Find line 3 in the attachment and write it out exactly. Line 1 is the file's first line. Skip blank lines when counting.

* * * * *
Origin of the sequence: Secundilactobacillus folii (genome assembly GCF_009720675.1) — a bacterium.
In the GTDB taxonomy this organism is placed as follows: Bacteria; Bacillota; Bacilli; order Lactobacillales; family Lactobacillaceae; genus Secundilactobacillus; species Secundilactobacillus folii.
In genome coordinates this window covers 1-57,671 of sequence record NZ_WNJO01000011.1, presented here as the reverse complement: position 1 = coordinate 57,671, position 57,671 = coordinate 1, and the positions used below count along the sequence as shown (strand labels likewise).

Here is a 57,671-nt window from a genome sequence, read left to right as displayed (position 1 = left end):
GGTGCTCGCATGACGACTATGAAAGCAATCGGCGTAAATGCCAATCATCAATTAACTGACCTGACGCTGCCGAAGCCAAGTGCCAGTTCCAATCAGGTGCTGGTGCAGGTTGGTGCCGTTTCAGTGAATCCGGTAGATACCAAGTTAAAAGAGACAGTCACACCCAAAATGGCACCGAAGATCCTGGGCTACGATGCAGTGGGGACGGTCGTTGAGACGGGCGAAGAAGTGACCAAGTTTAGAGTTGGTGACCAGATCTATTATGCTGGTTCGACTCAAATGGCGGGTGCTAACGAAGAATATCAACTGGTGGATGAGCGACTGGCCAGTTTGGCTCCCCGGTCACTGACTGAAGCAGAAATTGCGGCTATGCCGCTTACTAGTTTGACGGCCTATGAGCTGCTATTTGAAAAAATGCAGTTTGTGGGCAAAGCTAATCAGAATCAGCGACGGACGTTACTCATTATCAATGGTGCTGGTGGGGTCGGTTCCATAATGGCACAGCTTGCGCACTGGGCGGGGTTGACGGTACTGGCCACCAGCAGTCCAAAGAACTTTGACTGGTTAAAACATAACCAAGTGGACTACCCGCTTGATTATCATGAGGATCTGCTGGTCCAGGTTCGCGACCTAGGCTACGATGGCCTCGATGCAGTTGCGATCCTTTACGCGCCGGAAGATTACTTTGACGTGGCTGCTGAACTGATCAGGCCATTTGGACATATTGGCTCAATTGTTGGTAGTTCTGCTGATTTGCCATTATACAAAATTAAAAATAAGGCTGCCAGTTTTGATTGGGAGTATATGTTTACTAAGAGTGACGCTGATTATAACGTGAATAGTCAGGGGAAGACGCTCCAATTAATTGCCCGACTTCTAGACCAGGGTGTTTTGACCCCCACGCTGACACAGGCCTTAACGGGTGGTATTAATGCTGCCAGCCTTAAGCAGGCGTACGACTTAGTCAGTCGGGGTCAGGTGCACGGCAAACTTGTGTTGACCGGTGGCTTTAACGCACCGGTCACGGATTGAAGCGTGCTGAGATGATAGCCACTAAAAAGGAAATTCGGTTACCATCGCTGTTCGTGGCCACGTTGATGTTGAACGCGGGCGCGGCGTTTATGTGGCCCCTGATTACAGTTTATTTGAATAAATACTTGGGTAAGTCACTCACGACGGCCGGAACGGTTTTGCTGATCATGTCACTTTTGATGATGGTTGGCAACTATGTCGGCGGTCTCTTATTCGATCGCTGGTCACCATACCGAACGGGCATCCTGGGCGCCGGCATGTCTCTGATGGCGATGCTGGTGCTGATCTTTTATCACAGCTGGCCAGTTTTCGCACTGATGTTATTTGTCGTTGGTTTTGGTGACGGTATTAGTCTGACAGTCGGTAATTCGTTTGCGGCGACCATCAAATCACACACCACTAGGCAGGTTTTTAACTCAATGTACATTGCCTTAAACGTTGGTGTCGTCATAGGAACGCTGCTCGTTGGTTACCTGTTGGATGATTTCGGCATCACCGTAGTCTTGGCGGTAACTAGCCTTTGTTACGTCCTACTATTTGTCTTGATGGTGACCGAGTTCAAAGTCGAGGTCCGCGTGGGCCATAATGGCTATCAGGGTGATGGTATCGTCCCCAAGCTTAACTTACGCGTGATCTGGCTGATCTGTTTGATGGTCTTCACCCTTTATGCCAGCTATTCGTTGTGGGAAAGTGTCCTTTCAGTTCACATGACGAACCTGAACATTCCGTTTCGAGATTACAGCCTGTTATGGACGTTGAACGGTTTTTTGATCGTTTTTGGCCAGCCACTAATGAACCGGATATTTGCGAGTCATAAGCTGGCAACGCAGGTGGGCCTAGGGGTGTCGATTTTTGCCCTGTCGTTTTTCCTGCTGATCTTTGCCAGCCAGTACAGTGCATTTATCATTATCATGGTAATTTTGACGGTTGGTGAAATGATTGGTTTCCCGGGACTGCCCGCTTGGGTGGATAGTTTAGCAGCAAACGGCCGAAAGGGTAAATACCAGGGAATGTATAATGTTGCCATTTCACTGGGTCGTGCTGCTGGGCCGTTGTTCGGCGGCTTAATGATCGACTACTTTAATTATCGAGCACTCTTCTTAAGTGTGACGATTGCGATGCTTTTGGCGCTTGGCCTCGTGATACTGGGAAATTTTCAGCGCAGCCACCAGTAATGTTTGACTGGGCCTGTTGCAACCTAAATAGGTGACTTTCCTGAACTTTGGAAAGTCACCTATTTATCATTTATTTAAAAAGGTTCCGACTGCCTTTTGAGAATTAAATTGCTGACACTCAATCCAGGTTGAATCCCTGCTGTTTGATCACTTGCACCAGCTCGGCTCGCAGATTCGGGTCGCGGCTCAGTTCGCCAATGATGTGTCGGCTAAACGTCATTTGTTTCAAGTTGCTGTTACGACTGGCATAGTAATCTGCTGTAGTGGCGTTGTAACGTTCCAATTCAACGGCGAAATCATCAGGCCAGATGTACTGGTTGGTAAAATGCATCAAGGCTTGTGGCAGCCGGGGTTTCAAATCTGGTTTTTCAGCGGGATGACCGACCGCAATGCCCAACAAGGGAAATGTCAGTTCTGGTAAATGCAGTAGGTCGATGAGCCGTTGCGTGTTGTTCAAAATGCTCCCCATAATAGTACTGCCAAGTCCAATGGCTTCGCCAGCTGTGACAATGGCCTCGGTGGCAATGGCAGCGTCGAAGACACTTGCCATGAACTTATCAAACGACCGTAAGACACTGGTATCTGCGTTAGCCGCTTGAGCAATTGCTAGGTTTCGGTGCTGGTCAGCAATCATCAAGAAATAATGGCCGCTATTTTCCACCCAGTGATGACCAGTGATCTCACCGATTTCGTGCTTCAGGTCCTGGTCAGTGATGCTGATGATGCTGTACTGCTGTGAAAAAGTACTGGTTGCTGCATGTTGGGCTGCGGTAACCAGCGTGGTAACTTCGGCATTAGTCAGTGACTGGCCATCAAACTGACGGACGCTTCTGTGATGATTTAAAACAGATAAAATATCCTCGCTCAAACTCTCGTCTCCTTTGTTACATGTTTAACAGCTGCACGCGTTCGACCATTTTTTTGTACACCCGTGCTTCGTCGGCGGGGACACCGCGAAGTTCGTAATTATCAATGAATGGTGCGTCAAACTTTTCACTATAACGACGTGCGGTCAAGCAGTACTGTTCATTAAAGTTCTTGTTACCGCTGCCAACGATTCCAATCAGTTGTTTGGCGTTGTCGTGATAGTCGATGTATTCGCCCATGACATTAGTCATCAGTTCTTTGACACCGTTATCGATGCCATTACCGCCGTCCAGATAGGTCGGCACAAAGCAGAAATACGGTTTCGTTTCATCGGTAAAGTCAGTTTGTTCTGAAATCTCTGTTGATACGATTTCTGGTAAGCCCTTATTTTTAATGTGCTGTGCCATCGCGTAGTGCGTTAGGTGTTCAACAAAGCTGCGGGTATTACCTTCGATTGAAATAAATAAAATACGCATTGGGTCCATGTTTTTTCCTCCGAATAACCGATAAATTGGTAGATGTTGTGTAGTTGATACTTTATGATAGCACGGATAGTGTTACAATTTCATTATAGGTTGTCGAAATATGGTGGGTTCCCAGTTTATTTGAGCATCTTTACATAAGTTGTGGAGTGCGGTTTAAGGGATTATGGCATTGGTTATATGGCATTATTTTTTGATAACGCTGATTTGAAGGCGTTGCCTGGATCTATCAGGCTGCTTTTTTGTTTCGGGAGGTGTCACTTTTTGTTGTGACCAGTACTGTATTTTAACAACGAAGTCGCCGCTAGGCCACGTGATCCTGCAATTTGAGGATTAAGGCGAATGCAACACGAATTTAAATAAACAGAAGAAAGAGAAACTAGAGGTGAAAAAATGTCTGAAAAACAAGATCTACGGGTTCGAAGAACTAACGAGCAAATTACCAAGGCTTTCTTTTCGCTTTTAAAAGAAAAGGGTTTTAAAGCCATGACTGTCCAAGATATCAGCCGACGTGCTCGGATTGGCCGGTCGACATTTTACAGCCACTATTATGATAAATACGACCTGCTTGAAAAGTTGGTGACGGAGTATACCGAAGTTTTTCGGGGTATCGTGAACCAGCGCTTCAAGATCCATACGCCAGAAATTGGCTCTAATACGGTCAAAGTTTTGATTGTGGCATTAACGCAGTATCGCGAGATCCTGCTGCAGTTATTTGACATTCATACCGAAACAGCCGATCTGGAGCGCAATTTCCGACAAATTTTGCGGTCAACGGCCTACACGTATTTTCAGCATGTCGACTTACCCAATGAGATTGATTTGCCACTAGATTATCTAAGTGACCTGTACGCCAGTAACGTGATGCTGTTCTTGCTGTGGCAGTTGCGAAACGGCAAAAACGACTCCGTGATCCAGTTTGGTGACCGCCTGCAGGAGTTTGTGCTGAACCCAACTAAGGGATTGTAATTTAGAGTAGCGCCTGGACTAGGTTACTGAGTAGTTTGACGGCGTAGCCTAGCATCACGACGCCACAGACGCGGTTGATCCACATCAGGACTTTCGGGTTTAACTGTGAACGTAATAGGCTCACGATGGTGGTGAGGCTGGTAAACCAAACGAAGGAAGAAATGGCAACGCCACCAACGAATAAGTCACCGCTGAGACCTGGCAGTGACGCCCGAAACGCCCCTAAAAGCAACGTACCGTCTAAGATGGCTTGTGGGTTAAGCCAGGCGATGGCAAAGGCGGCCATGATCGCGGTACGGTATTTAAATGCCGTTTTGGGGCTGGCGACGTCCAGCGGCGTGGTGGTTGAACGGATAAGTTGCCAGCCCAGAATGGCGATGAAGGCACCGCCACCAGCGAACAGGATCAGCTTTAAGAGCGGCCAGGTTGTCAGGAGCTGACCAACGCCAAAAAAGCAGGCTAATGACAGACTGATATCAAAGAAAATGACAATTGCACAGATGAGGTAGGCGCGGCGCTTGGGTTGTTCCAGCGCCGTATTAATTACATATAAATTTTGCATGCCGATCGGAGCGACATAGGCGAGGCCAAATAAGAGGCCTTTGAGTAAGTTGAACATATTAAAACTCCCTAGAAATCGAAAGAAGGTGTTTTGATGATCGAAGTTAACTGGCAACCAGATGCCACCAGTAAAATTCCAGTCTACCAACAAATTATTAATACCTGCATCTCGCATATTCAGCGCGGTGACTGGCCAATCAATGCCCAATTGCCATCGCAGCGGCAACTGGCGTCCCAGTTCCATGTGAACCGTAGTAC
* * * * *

In genome coordinates this window covers 1-57,671 of sequence record NZ_WNJO01000011.1, presented here as the reverse complement: position 1 = coordinate 57,671, position 57,671 = coordinate 1, and the positions used below count along the sequence as shown (strand labels likewise).